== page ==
I believe in the efficient markets hypothesis, which holds that new, publicly-available information is immediately incorporated into the price of a stock or bond. Burton Malkiel, the author of A Random Walk Down Wall Street, observed that despite intensive efforts to find predictable patterns or anomalies, many of the patterns disappear soon after being discovered, leaving little room for the most adept investor to benefit from them.
The ramifications of the efficient market hypothesis are profound. If you accept that markets are random and efficient, predictions about the future direction of the market should be ignored. Efforts to research stocks and bonds, in order to find mispricing, should be abandoned as futile.
It's difficult for many investors to accept the teachings of Malkiel and others who have spent their lives studying the capital markets and publishing their research in peer-reviewed journals. Most of the securities industry is premised on the opposite view: Persuading you they have the ability to engage in market timing, stock picking, and fund manager selection. Ironically, few of those purporting to have this expertise have legitimate credentials, and even fewer have subjected their views to scrutiny by respected journals.
It was therefore surprising when I reached the conclusion there is a way to game the system, notwithstanding the efficiency of the markets, and achieve outsize returns. My inspiration came from an unlikely source: Peter Madoff, the brother of disgraced swindler, Bernard Madoff, who is currently serving a 150-year sentence for running a massive Ponzi scheme.
Peter Madoff, an attorney by training, served as chief compliance officer at his brother's firm. He admitted to falsifying documents, lying to securities regulators, and filing sham tax returns, and was sentenced to ten years in prison.
He denied knowing anything about Bernard's Ponzi scheme, which he claims he learned of shortly before Bernard was arrested. His contention is the key to understanding the loophole.
For acting as chief compliance officer, Peter was rewarded handsomely. He earned about $40 million in the decade beginning in 1998 and lived a lavish lifestyle. According to one survey, the average compensation for chief compliance officers is $125,000, a fraction of Peter Madoff's salary. Judge Laura Taylor, who sentenced Peter Madoff, found his claim of ignorance to be "not believable."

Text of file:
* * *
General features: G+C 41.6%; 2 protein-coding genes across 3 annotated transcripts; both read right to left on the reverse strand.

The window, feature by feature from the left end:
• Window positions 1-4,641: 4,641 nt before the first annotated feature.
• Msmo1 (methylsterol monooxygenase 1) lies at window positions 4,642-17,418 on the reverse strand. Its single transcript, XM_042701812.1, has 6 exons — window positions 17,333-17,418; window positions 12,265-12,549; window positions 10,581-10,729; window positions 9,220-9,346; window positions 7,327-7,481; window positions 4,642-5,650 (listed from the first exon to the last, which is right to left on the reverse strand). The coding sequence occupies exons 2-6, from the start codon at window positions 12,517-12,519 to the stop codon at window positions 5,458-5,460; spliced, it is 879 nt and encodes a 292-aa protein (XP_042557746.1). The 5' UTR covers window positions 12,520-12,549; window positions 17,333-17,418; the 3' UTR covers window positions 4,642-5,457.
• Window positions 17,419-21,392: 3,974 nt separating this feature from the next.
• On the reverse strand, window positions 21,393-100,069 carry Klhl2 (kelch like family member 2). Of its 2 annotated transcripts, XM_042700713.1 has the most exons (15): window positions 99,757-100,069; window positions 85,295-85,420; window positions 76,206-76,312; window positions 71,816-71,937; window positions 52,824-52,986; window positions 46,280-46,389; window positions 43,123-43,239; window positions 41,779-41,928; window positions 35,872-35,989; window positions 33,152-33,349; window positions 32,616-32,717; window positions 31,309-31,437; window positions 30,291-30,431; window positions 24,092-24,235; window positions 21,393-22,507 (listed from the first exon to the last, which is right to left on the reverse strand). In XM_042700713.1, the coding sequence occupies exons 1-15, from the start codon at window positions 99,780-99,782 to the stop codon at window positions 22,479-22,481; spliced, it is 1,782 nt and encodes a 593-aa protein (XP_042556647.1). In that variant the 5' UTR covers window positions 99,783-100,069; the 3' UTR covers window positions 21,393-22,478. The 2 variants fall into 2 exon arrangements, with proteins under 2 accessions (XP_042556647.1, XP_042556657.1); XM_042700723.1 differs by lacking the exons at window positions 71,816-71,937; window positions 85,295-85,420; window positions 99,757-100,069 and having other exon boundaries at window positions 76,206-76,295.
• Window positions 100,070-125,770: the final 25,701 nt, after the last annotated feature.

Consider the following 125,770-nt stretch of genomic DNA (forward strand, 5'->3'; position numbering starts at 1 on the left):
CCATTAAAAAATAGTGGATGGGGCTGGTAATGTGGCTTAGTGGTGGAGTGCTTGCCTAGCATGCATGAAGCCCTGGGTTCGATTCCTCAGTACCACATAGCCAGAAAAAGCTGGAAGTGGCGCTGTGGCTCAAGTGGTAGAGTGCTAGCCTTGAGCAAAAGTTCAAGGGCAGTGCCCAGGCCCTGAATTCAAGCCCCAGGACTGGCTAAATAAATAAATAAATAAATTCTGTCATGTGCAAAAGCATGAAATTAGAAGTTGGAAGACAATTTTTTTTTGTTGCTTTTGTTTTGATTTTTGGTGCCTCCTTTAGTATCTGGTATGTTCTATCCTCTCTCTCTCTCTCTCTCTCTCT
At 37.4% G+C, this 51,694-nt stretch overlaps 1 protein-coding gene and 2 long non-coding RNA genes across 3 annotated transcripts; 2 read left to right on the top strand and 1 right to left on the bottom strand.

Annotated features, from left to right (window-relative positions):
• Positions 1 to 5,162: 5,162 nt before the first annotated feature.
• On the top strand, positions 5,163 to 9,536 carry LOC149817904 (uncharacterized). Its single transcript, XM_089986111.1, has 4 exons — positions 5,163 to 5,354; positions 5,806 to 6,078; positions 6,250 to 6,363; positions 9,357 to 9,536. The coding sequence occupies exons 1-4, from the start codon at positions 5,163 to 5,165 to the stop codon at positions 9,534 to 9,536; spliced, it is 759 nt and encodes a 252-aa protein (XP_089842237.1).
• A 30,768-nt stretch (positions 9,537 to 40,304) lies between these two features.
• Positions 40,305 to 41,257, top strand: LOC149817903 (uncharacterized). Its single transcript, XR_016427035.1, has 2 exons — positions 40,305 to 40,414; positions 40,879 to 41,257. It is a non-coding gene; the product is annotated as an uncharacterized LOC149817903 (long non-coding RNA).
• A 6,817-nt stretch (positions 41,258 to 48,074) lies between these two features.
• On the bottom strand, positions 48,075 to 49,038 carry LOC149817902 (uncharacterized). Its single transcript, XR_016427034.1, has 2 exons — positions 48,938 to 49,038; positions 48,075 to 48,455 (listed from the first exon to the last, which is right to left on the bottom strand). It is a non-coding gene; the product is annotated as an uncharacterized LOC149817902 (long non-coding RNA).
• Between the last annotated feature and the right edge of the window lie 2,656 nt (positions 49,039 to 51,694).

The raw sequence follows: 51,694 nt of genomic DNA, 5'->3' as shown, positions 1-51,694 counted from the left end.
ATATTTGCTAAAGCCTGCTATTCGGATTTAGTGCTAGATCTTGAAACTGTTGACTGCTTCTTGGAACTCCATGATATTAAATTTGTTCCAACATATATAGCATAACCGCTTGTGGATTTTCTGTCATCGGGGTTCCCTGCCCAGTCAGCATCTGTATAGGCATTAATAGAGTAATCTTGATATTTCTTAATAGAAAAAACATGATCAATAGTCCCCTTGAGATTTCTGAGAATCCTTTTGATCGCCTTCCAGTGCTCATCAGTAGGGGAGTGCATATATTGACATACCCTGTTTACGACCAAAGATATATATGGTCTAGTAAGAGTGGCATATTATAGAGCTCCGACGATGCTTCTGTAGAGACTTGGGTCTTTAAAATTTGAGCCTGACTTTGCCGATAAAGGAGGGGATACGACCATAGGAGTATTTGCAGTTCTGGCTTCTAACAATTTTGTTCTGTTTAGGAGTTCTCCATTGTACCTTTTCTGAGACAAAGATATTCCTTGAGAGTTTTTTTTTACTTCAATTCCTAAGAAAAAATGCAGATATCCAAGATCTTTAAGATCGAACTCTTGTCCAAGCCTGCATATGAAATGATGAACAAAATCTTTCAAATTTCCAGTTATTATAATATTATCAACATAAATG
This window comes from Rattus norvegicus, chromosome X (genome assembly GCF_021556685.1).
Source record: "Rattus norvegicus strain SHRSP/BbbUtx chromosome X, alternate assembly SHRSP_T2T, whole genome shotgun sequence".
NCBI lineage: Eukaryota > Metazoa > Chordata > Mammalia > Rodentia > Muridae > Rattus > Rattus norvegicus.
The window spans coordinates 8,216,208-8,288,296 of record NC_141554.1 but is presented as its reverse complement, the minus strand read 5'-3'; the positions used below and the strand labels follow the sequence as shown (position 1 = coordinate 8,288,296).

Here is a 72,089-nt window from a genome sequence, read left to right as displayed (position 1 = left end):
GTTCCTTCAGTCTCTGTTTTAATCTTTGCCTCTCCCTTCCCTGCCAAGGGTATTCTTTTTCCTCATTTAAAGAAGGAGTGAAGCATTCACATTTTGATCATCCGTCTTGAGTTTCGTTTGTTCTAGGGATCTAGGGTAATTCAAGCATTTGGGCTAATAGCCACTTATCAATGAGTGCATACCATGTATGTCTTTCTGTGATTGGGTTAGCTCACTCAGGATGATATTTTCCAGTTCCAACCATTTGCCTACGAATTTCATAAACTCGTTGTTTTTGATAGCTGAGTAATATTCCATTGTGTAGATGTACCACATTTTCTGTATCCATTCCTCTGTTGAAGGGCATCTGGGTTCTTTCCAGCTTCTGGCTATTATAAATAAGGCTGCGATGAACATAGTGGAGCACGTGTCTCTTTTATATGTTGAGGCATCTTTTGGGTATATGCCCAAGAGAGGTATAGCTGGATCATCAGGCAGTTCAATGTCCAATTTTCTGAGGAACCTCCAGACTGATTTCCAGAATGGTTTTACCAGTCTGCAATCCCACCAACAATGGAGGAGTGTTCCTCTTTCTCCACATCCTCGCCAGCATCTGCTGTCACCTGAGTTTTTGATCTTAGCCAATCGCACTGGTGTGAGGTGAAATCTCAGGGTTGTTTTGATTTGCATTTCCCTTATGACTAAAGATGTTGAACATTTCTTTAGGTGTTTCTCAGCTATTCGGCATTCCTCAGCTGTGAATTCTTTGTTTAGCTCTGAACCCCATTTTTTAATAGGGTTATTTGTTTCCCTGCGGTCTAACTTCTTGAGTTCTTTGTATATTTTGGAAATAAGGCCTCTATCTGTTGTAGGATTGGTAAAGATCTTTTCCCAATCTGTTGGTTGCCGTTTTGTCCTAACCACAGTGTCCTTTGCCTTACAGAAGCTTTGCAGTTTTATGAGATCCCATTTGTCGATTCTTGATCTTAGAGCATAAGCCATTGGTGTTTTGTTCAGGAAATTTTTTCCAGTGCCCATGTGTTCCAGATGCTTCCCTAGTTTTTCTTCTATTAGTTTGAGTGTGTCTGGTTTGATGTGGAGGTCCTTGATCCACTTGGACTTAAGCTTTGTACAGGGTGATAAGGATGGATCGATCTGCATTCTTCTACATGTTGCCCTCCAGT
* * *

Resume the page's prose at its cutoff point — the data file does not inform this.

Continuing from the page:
That's when I had my epiphany. Any student of the market knows that steady returns, year after year, regardless of market conditions, are virtually impossible. No legitimate, audited mutual fund had ever reported the returns claimed by Bernard Madoff. Surely, some of the investors in these funds knew Bernard Madoff was engaged in some kind of illegal activity, but elected to invest with him anyway, because they thought they were getting steady returns, without taking meaningful risk.
The recent spate of insider trading convictions and indictments indicates other investors may be exploiting the same loophole. They believe some hedge funds may be achieving stellar returns by using illegal, inside information, but they don't care because they are only focused on returns. They also correctly believe there is no risk of prosecution in doing so. They don't know illegal activity is taking place. It's just a suspicion. If anyone questions them, they can always use Peter Madoff's denials as a defense.
Now you have a way to "beat the market", without taking unacceptable risk. The consummate greed of the securities industry shows no sign of abating. Not even the threat of meaningful prison terms seems to deter them. If you have flexible ethics, there's no shortage of opportunities.
As convicted hedge fund manager Raj Rajaratnam famously stated in a wiretapped conversation: "Bring it on baby."
Dan Solin is a senior vice president of Index Funds Advisors. He is a New York Times best selling author of the Smartest series of books. His latest book, 7 Steps to Save Your Financial Life Now: How to Defend Yourself Against Rigged Markets, Wall Street Greed, and the Threat of Financial Collapse, will be published on December 31, 2012.
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